We Admitted We Were Powerless… That Our Lives Had Become Unmanageable

During our year of Sabbath, reading magazines became one of my favorite Sabbath activities. I love how easy they are to dip into. The photographs are often calming and sumptuous. The articles are the perfect length for Sabbath, better than a book, because I was disturb-able while I read. If a kid wanted to color a picture with me, or build an elaborate model of Hogwarts out of wooden blocks, I could put the magazine down more easily than I could an engrossing novel.

The problem is, thanks to an accumulation of subscriptions that year, as well as a few enticing Groupons since then, I subscribe to way too many magazines.

The title of this post is from Alcoholics Anonymous, an organization dear to my heart for familial reasons, but the sentiment can be applied to a great many things. My magazine consumption has gotten completely out of hand. What started as a quiet diversion, steeped in quiet contentment, has taken over my life. I love reading and learning new things, so it’s hard to recycle these magazines, unread, when they start to pile up.

I’ve been thinking a lot about Meister Eckhart’s thing about the spiritual life being a process of subtraction. I need to let go of some of these magazines, but I can’t decide which ones to let lapse. All the pretty pictures! The inspiring, preachable stories! The penetrating commentary on religion and culture!

Add in the couple dozen wonderful blogs and sites I read regularly, and it’s the classic case of too much of a good thing.

In fact, I wonder whether every spiritual quandary can be boiled down to an overabundance of something.

I wonder if you have things that started as life-giving practices that have become burdensome. How do you go about letting go of them? Or is “letting go” the goal?

4 thoughts on “We Admitted We Were Powerless… That Our Lives Had Become Unmanageable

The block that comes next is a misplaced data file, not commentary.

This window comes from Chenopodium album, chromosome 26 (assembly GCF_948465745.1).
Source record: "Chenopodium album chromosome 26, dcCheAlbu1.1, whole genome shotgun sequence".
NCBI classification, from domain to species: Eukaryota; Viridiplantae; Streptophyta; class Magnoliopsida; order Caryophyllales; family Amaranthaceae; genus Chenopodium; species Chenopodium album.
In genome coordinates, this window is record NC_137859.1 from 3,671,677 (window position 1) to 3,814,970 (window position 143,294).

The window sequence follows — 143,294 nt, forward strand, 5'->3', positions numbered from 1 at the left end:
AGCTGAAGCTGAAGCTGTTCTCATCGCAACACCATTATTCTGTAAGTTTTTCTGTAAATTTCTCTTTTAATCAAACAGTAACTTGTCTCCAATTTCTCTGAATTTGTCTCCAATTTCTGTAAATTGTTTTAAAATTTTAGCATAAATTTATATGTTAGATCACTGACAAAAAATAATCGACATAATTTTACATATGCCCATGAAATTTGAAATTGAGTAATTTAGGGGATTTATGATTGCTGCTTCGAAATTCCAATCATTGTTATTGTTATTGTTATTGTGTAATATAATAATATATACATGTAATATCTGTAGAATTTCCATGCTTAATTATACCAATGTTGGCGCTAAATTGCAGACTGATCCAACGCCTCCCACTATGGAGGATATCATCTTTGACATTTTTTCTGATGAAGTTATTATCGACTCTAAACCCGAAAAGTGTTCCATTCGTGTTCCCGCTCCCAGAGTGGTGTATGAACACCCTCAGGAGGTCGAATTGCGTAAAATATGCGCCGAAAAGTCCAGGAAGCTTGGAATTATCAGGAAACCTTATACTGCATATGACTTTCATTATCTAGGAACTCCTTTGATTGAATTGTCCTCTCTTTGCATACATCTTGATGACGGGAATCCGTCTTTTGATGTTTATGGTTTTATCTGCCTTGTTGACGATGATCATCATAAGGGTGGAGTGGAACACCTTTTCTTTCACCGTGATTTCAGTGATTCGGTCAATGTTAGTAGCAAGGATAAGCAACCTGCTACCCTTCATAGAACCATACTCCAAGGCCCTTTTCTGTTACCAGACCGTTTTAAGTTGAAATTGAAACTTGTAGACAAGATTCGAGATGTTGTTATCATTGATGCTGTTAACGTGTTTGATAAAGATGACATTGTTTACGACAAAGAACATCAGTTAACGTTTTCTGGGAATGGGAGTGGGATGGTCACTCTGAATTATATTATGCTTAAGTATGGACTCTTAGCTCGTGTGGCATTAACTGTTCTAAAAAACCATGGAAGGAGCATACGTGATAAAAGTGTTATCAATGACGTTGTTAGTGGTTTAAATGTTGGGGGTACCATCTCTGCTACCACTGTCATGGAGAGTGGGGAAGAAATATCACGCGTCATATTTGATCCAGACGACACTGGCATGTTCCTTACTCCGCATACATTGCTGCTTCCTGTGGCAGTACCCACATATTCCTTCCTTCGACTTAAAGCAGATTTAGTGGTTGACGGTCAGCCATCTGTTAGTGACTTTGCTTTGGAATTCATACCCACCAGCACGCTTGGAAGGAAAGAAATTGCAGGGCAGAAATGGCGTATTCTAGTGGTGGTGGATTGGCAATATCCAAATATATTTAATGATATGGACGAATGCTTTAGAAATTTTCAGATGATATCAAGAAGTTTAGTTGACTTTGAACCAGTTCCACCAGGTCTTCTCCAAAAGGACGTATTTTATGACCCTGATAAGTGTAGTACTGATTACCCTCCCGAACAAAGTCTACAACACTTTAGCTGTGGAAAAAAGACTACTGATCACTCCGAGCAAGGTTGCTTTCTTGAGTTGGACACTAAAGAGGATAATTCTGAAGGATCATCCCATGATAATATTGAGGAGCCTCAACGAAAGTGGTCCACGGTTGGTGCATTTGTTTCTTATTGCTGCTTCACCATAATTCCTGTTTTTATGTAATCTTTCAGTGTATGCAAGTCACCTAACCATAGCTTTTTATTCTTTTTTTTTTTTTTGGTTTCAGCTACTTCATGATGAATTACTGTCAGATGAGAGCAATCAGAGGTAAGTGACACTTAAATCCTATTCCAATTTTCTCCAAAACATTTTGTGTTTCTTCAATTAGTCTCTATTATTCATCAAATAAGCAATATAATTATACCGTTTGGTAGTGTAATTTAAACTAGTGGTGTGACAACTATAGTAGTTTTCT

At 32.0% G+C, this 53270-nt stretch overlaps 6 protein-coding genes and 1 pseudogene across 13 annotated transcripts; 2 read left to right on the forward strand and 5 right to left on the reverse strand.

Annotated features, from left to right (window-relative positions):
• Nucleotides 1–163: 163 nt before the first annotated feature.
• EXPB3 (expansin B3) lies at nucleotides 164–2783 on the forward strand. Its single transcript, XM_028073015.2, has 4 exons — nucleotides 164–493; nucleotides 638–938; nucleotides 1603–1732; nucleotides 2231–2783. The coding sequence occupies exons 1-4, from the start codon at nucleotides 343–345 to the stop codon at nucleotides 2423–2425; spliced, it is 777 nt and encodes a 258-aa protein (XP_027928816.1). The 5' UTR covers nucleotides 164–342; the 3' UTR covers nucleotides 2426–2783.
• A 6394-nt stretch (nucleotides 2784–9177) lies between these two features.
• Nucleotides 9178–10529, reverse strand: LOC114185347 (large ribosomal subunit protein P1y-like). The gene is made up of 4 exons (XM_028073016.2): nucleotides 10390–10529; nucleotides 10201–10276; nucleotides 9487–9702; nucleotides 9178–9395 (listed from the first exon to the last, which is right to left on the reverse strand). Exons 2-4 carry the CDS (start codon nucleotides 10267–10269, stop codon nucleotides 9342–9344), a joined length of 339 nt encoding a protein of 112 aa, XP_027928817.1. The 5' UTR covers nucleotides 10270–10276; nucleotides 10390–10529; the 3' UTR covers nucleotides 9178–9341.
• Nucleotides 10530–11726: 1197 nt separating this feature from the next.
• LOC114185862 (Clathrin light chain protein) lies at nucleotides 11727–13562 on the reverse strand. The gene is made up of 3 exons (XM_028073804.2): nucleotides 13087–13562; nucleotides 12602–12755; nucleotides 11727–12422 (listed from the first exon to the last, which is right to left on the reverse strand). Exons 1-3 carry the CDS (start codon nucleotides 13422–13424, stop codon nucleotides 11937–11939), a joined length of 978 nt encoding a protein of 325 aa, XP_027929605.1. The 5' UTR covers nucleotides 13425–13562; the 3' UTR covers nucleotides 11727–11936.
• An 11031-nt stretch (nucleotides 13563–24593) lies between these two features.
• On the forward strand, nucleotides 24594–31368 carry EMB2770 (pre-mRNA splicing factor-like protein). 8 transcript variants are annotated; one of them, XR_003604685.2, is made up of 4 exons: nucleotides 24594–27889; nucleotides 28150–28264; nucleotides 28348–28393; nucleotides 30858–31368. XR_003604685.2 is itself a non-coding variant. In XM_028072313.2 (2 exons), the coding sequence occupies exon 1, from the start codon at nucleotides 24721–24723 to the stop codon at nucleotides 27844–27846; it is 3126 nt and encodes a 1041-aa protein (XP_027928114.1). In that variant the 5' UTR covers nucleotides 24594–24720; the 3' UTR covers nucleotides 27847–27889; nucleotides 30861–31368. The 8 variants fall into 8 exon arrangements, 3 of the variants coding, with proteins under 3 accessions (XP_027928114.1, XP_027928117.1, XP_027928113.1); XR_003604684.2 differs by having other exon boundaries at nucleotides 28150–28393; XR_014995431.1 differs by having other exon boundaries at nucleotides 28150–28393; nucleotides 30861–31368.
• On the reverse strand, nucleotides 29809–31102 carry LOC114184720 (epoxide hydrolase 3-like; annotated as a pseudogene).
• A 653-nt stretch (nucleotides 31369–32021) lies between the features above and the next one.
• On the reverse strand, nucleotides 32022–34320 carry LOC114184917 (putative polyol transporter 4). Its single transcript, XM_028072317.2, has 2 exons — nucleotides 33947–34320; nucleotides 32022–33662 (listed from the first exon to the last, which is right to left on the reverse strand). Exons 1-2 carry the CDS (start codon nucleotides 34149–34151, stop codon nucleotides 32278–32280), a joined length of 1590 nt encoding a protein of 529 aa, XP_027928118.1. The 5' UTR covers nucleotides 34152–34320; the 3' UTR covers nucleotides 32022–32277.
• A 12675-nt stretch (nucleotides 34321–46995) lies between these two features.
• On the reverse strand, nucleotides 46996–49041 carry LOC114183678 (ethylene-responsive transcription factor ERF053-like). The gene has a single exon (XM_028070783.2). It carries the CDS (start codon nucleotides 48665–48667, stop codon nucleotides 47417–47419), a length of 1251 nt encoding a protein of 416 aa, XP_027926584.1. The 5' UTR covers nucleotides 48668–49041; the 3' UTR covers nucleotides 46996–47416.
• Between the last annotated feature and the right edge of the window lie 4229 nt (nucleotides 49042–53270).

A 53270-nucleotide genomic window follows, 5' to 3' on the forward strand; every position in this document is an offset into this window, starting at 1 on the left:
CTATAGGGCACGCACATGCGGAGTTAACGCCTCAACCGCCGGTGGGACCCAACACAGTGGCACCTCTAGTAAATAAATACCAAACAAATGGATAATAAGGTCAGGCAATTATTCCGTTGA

1. Mary Thorpe

    Yup, I’m convicted here. Books. Knitting projects. Icon projects. House projects. And that’s not even getting into things like work-related projects. Note that these things all carry the label “project,” which means that they are not neatly finished. Thus, my pledge to avoid buying any more yarn or art supplies until the piles that await me (which are truly spiritual practices when I can be present to them int he right way) are diminished. Books, that’s a harder addiction to overcome.

  2. Robert Braxton

    when I was a seventh-grader my parents assigned me the responsibility of preparing supper (cooking) every day. My mother had gone to work second shift in a men’s hosiery textile mill / factory. One day while also trying to supervise the work assignments (after school) of younger two brothers and sisters (three at the time), I “burned the prunes.” I loved reading the comics; however, I made a compact with God that if my father did not beat me when he got home I would stop reading the comics (go “cold turkey”). I have kept my end of the bargain.

  3. Rachel Heslin

    I stopped subscribing to new magazines at the point that I had built up a significant backlog. I recently went through them and sorted the shelter/”women’s” mags by month so that, if I want to curl up with an issue focusing on autumn decor, I can pull one from whatever year I happened to get it in.


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